The special effects and CGI in this movie are absolutely top-notch. Alien scenery, bizarre races, deadly creatures, massive armies, planet-wide storms, chaotic meteor fields, and light saber duels are all rendered in full-color full-reality detail. The decades George Lucas has put into having his studios develop this technology has paid off, making this a visually stunning film that's sure to take home a few awards. The cinematography is exquisite, taking our heroes on dizzying drops, throwing them into deadly battles, hurling them over the sides of mile-high buildings, and sending them across distant fields. The music is typically evocative, John Williams giving us both the old, familiar Star Wars fanfare and new themes that address the movie's progress. Though at times it's a bit over the top, his work has been so identified with the series, it wouldn't be Star Wars without him.
For those who are worried, you may relax. Jar-Jar Binks -does- appear, but his screen-time is limited to a few key scenes. Of course, that's not much of an assurance that he won't accidentally doom the Republic by tripping over someone... The "cute kid" quota is met by Daniel Logan, who pulls off a darkly handsome, sullen, tousle-haired moppet known better as Boba Fett. The kid is good with those soulful looks and loathsome glares, and we see a hint of the man he'll become late in the movie.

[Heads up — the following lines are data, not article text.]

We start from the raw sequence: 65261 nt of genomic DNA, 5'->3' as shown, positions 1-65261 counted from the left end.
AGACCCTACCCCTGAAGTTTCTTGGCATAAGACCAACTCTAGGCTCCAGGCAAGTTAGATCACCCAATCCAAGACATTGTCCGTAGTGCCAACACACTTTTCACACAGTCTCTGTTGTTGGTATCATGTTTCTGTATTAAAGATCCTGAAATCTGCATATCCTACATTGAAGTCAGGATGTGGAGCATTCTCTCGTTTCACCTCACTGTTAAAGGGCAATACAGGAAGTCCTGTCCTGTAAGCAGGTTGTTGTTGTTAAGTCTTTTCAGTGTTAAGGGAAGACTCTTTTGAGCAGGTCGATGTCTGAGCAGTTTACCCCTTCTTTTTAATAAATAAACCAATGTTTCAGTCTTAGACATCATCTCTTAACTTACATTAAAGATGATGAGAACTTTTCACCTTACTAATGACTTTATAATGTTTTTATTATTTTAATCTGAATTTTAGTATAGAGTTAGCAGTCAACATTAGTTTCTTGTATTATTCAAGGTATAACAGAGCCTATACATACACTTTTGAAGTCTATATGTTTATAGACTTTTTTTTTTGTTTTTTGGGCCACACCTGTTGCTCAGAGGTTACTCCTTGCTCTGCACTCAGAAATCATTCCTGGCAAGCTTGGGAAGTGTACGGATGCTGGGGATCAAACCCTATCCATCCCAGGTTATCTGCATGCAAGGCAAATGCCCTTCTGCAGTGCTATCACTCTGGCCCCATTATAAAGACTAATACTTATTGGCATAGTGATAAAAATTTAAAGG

Overall? Star Wars: Episode II - Attack of the Clones is a damned fine film. Visually, it's extraordinary. Plot-wise, it meanders and clunks like a Yugo in city traffic. Like the rumored "edit" of Episode I that some clever person did to excise Jar-Jar, I foresee someone cutting out 95% of the Anakin/Amidala subplot to streamline this movie into an action-packed intrigue. Sit through the bad parts, and you'll be rewarded by the end, which answers some questions, and opens the floodgates for a lot more.
Episode III is the one that will decide who lives, who dies, and who takes home the gold. Fans of Star Wars will undoubtedly want to see it. Those teetering on the fence, you've been informed. Episode II is both a very good movie, and a clumsy one. Go see it, and have a blast.
[ Michael Jones ]